65 year old man who had CT scan for stoke evaluation
Right sided hemiplegia
Small, partially calcified bulb, left eye.
Phthisis bulbi defines the end stage appearance of the globe after any multitude of insults (i.e. injury or infection). The intraocular structures are not easily identifiable, by physical exam or with imaging, and there is often calcification within the eye. The globe is small, shrunken, and anatomically disfigured. In clinical terminology, a phthisis eye represents a shrunken globe, usually from ceased aqueous humor formation. Some ophthalmic pathologists further restrict the term phthisis to shrunken eyes that also show generalized disorganization of the intraocular contents. In phthisis bulbi, calcium may be deposited within keratopathy, lens, metaplasia, retinopathy of prematurity, sclera, retina, or optic nerve.
Phthisis bulbi has varied etiologies, from ocular injury, radiation, infection, diffuse inflammation, or autoimmune disease (Behcet's Disease). Initial damage to intraocular structures either from penetrating trauma or from inflammation can eventually lead to widespread atrophy and disorganization of the eye. In the case of retinoblastoma, phthisis bulbi can occur as the result of tumor necrosis.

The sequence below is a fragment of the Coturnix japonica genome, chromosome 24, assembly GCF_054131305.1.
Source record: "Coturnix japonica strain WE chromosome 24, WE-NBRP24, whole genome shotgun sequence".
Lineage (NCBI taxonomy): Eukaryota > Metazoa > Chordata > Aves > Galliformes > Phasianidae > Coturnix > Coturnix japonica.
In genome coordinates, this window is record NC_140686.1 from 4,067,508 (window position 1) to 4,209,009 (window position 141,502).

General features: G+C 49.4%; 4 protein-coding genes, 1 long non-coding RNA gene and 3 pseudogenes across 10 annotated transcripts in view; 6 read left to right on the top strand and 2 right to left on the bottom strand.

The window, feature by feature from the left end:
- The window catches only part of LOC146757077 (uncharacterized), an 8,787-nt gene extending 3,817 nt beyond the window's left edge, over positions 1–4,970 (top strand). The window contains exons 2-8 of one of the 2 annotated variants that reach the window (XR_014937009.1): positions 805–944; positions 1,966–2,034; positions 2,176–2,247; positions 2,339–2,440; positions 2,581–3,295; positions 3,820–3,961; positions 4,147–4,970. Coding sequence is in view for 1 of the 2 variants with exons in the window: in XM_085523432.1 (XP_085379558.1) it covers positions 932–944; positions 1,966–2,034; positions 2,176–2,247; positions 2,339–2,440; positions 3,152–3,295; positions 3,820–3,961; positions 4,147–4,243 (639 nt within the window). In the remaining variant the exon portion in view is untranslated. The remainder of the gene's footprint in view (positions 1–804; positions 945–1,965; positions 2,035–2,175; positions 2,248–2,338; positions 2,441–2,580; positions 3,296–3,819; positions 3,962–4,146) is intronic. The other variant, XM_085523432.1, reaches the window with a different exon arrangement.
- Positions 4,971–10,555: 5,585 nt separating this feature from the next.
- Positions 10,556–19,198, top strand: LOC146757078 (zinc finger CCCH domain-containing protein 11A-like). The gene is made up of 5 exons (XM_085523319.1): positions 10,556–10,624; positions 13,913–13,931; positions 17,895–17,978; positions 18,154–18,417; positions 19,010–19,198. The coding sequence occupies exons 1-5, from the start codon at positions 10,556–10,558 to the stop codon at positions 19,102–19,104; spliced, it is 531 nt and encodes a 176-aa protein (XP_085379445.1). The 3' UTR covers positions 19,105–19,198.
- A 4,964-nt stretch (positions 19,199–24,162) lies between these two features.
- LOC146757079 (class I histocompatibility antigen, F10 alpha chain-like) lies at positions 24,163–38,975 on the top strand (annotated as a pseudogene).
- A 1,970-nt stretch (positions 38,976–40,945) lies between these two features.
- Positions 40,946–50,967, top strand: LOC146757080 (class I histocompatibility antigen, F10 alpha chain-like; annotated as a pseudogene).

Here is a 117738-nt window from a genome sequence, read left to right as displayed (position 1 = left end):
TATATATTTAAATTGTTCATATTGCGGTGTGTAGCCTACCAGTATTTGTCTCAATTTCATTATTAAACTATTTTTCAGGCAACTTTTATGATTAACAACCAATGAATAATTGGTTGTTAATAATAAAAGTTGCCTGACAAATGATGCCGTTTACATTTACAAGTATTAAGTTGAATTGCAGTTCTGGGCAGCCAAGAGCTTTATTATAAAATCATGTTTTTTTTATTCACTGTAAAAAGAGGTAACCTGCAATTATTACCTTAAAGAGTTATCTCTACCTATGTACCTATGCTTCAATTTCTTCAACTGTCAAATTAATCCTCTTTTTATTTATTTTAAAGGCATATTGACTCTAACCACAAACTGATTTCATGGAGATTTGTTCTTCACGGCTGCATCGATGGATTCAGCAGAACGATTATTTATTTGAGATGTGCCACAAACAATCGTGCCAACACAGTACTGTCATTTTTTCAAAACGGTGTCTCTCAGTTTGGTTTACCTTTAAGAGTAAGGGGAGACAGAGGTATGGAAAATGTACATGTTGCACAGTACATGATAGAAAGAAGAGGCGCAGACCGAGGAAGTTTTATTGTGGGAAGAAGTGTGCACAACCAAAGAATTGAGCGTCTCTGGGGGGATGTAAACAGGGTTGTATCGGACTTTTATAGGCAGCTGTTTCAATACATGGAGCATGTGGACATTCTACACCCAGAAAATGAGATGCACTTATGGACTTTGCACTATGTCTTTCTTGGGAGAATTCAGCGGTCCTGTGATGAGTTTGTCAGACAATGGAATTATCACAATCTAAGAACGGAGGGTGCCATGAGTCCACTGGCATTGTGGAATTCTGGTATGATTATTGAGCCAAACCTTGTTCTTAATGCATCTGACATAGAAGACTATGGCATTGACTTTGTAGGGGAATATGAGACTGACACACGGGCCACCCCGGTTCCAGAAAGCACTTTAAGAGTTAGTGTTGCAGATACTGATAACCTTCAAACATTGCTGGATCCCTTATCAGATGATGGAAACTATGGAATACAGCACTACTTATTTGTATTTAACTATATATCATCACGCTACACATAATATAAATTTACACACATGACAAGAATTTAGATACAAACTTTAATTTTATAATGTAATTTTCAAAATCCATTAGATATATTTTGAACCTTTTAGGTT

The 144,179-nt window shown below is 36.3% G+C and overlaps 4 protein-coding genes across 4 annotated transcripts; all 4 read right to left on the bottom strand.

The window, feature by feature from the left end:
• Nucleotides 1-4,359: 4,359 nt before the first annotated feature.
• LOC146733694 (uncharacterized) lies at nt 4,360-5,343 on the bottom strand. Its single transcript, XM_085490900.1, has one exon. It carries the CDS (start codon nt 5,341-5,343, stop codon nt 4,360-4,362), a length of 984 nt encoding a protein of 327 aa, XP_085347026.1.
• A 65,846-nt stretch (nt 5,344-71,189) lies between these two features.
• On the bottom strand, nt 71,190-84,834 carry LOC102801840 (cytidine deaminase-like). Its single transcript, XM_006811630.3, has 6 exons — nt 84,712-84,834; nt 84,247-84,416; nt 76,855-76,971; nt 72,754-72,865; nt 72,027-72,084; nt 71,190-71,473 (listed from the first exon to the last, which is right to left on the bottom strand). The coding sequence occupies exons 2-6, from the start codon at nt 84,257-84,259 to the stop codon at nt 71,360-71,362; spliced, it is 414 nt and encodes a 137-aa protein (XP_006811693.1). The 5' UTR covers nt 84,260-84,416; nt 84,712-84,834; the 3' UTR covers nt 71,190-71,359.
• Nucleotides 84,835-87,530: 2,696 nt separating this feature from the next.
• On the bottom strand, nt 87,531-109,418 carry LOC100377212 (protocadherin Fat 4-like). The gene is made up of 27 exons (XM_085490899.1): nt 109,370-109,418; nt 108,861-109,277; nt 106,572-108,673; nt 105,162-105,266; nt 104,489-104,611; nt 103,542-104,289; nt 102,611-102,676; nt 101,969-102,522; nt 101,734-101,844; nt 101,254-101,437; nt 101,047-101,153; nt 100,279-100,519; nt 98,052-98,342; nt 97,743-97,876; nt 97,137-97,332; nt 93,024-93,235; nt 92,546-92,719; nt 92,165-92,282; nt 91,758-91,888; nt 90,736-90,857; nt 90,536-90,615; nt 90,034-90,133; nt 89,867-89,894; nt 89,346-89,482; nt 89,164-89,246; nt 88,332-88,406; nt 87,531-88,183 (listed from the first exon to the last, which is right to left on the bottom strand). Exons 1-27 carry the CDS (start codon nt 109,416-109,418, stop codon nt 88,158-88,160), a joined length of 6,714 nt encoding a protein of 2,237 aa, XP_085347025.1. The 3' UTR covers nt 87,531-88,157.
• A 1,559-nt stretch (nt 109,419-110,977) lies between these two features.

In a review of retinoblastoma patients by Mullaney et al, they found that 2.7% of patients with retinoblastoma had concomitant phthisis bulbi. There are also reports of phthisical eyes found to have malignant tumors such as sarcoma and melanoma. This is important to consider, as the treatment for phthisis bulbi is often enucleation followed by placement of an ocular prosthesis.
Phthisis bulbi patients are blind and it was previously thought this blindness was permanent. A case report from Dohlman and D'Amico describes a successful vision recovery surgery, using keratoprosthesis, on a phthisis eye. They describe the only known case of a patient with a severely opaque cornea and phthisis eye who had substantial vision restored.
Enophthalmos is posterior displacement of the eye. The anterior projection of the eye is usually measured relative to the outer edge of the orbit, the orbital rim, but it also may be assessed relative to the frontal and maxillary prominences, or the contralateral eye. Secondary enophthalmos, as in this case, is due to an acquired change in the volumetric relationship between the rigid bone cavity, the orbit, and its contents (predominantly the orbital fat and the eye). Expansion of the orbital cavity without change in the volume of the orbital contents leads to enophthalmos. Alternatively, scarring contracture of the orbital fat and extraocular muscles may decrease soft tissue volume, making the orbital cavity less full and causing enophthalmos.
Microphthalmos refers to acquired diminution or congenital underdevelopment in the size of the globe. Microphthalmos refers to an eye that has an axial length <21 mm in adults or <19 mm 1-year-old. Microphthalmos in adults can occur as result of similar processes that lead to phthisis bulbi such as trauma, surgery, inflammation, radiation or infection.